Among his career highlights, Barber says, has been his involvement with renowned grizzly bear expert Dr. Michael Proctor and the South Selkirk Trans-border Grizzly Bear Project.
“We live with grizzly bears in this area and our effort to reduce bear-human conflicts is an on-going effort,” he says. “The Creston Flats have turned into their grocery store and their food supply has led to sows giving birth to two or three cubs, so over time their population has grown.”
Black bears are also often in conflict with human habitats, but Barber says public education and awareness has had dramatic effects.
“Arnie and I used to shoot about 40-60 bears a year in my earlier days, but last year I only shot three bears, and one of those had been injured in a vehicle collision.”
He credits people like Trish Drinkle, who coordinates the efforts of WildSafe BC to educate people locally.
“Many years ago I had to shoot two grizzly bear cubs in Wynndel,” Barber said. “I can still remember the look in their eyes.”
He always been an avid hunter and fisherman, but no longer has the stomach to shoot wild game to stock his larder. He now hunts exclusively with a long bow.
Barber is a Predator Attack Team instructor for the COS, and the cougar hound handler for the Kootenay region. He is well-versed in decoy techniques, having led numerous decoy operations around Creston. He is always willing to lend a hand or share his knowledge with fellow officers.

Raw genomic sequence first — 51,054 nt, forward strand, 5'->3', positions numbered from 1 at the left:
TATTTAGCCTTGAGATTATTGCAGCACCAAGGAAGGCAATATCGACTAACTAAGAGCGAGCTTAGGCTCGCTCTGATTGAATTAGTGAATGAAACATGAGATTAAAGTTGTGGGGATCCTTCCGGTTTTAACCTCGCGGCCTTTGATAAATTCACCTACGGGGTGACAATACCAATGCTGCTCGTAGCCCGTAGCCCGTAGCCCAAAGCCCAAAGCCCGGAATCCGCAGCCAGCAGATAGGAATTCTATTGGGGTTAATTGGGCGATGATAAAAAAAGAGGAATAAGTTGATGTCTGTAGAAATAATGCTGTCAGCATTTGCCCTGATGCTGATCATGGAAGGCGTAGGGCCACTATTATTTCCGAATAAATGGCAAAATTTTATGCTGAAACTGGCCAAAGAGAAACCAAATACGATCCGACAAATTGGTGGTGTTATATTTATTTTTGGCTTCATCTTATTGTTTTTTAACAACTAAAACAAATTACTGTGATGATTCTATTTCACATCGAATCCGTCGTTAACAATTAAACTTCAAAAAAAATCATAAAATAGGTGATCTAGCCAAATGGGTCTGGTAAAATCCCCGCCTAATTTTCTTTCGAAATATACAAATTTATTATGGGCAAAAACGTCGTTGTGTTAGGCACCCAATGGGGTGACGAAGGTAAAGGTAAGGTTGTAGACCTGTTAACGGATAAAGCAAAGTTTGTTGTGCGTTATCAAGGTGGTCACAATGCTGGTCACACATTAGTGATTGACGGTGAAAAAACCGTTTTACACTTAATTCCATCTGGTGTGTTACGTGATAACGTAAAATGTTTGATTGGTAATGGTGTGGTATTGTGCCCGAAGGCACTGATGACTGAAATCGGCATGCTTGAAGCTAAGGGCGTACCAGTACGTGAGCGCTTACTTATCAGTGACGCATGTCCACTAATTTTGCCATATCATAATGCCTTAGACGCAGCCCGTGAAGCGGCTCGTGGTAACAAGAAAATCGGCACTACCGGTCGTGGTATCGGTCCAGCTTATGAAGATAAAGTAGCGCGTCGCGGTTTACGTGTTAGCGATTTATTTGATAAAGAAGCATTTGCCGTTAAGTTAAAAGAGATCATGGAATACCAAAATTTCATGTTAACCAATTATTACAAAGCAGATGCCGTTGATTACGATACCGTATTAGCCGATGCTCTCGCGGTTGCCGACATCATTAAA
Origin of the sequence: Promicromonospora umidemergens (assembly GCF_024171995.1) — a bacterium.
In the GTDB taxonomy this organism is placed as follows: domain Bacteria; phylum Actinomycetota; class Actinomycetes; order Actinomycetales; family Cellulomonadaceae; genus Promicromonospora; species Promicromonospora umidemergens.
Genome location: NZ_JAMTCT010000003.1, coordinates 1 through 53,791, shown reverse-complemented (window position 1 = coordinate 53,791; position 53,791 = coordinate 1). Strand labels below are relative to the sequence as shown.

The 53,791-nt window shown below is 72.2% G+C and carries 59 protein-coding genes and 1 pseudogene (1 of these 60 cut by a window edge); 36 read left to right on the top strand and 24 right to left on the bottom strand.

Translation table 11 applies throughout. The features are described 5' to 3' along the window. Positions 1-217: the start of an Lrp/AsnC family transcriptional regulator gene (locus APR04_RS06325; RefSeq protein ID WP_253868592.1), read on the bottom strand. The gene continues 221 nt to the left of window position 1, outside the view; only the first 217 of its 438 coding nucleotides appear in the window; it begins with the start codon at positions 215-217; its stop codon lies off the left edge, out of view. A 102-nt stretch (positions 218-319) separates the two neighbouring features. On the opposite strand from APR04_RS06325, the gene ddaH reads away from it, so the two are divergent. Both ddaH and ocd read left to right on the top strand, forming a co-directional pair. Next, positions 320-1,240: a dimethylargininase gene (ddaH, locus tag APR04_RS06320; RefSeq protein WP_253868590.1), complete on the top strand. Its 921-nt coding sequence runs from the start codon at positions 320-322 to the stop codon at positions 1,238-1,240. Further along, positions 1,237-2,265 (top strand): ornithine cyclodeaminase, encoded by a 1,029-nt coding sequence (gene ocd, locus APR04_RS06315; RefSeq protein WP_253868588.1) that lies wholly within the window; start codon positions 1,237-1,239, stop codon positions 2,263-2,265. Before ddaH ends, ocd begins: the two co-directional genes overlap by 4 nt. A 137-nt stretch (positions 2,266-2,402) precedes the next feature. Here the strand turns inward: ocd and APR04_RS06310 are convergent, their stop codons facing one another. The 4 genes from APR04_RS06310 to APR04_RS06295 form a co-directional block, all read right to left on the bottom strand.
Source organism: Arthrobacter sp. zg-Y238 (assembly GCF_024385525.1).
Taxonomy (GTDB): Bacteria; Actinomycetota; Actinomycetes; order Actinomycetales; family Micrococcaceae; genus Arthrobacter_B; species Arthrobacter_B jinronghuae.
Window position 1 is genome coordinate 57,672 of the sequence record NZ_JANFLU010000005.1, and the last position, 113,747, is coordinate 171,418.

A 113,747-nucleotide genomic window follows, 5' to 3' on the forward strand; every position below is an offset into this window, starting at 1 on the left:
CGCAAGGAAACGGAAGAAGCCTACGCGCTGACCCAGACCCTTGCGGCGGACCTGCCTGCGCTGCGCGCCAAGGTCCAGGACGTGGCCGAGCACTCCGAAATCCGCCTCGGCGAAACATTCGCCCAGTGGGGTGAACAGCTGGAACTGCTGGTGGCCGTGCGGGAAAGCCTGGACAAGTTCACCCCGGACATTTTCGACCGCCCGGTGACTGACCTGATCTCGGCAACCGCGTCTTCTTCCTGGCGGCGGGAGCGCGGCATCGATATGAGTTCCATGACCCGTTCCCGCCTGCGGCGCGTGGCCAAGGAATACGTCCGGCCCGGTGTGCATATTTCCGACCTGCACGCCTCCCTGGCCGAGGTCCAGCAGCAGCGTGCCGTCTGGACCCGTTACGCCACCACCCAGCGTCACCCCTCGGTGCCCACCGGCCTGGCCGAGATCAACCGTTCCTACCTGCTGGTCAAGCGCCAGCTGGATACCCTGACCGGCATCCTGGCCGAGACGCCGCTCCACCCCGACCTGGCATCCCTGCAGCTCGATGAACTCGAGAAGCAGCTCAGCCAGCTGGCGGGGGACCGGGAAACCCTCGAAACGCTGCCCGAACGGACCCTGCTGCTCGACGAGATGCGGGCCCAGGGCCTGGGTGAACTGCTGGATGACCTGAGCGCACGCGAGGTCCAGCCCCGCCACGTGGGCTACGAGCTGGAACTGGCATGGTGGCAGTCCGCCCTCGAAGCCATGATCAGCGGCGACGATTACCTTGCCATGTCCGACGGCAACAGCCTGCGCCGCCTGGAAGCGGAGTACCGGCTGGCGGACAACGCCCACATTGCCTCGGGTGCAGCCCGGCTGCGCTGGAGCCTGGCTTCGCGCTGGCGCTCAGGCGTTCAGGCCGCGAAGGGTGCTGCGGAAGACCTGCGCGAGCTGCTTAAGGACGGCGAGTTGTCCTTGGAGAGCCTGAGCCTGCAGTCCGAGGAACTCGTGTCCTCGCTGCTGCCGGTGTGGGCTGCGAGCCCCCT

“I work closely with school students, and even encourage them to think about getting into conservation work. It’s very exciting and I’ve had many of them out for ride-alongs over the years.” He has a course coming up at the College of the Rockies later this spring to teach local hikers about safety in the bush. And he conducts workshops about human-bear conflict, even getting invited to the US to teach conservation officers there.
Barber is the 25th recipient of the Outstanding Officer the Year Award. Since 1992, the designation has been awarded annually to a conservation officer for going above and beyond the typical call of duty, exemplifying the values of the Conservation Officer Service: integrity, public service and protection of the environment.
“My sincere congratulations to James Barber on being recognized for his outstanding work in his community of Creston and for his dedication and passion toward protecting our natural resources and preventing human-wildlife conflicts. Conservation officers are often faced with challenges in the field, and it is important we have officers like James who are quick to rise to these challenges and provide inspiration to everyone. I want to thank James – and all conservation officers across the province – for the important work they do every day in B.C.” George Heyman, Minister of the Environment and Climate Change Strategy, said in making the presentation.
Doug Forsdick, chief conservation officer, B.C. Conservation Officer Service, added, “James is a highly experienced, dedicated and respected conservation officer who is deserving of this prestigious recognition. He is a fantastic role model who takes great pride in mentoring new conservation officers. James always puts community first, and his willingness to go the extra mile is inspiring. On behalf of the entire B.C. Conservation Officer Service, I want to thank James for his outstanding service.”
“His selfless contributions have earned him the respect of his peers and supervisors, who describe Barber as the epitome of what a conservation officer should be,” says the press release.
“I’ve always felt this huge responsibility to the people and this area,” Barber said. “I’m a taxpayer too, and I want to give people the best bang for their buck.”